I am always so glad to see the Memory Lane chapter with each Bulletin, and this time we get to see the real life experience of our Editor in her after polio days and the adjustment to a whole new way of life with the after effects. Trying to go on with life as normally as possible, teaching and supporting herself and being so helpful, which is just part of her nature. Good picture of LeRoy at graduation. Can't you just imagine Carol getting such an enjoyment reading about her baby days?
We needed that story Bruce told us about the Logging Days. I wonder who all would have known that was how a sawmill was run? That sleepwalking daughter story was hardly believable, but we know it was true.
The Travelogue by Kjirsten in Mozambique with the colorful, sharp pictures was very educational to us who will never make it over to that shore.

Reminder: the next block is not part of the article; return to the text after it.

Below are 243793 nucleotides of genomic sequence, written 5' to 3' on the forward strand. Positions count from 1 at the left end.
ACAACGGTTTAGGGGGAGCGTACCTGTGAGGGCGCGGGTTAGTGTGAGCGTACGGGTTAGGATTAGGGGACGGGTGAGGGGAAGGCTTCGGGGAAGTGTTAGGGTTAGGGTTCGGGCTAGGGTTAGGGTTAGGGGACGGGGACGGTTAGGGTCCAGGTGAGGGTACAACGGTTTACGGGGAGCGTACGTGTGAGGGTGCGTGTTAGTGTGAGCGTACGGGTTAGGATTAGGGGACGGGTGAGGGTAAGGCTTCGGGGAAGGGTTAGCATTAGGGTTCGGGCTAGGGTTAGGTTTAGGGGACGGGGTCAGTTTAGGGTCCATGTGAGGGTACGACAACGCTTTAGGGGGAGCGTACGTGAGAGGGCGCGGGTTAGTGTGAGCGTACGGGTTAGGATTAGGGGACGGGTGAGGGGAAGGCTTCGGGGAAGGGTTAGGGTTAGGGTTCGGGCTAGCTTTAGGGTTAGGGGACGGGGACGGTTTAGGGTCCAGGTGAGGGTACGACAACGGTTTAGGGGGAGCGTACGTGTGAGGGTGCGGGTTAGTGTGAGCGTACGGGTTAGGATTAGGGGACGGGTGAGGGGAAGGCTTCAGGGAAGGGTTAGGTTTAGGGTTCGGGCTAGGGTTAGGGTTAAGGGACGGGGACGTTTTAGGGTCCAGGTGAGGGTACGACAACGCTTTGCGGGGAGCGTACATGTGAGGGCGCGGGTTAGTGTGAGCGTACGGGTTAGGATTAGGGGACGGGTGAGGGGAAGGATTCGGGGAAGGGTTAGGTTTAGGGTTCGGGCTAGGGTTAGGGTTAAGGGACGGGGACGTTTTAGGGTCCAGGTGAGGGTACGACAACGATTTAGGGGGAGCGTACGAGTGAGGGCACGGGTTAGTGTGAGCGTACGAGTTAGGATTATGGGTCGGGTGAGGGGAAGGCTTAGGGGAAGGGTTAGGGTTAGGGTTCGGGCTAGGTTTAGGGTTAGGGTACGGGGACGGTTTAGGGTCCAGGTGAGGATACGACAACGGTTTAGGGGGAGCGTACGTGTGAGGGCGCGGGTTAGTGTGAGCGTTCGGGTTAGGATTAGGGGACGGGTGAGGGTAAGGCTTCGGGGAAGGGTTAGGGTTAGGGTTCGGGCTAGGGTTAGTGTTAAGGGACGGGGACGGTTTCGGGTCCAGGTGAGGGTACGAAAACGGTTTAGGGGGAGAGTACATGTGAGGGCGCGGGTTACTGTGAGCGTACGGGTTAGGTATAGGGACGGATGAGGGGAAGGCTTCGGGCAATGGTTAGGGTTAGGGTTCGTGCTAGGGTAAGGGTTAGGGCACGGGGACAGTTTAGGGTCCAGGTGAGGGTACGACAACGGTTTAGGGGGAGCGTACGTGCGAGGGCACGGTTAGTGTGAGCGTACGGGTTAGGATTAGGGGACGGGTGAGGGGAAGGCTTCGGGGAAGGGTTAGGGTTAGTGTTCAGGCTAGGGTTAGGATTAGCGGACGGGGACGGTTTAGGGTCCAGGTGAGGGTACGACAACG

Thanks to Frans de Been for such a beautiful and interesting article about the flowers in Holland at Easter time. Such lovely pictures of Rian, who added something special to flower pictures by being in them. She has her scarf tied just like everyone here is doing now. Kim Johnson had hers that way last time I saw her.
What a dream car Frans got to drive -- thanks to Marloes! I have never seen one like it.
Hunter Holman is pretty busy, it looks like. Susie always gets such cute poses, and Bitzi knows just how to make the perfect CHUCKLES out of them.
Well, next month all things will seem possible, the Quotation for the day says.
I hope Miss Jerrianne will give us lots of details from her time visiting that little 10 year old hiker who has grown up into a wife for Ken, and has those famous three grandkittens.